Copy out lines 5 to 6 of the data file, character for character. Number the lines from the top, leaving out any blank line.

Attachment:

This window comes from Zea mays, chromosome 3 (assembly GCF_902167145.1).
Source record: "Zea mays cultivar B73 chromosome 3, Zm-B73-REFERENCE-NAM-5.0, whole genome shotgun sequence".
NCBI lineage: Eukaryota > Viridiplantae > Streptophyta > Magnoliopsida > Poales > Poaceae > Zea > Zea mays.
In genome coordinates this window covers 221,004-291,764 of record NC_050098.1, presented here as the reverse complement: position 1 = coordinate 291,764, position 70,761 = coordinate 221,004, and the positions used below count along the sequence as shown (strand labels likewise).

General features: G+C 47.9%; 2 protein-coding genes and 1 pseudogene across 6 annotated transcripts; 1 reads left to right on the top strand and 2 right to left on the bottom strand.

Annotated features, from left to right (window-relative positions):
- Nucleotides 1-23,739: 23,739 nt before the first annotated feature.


General features: G+C 47.9%; 2 protein-coding genes and 1 pseudogene across 6 annotated transcripts; 1 reads left to right on the top strand and 2 right to left on the bottom strand.

Annotated features, from left to right (window-relative positions):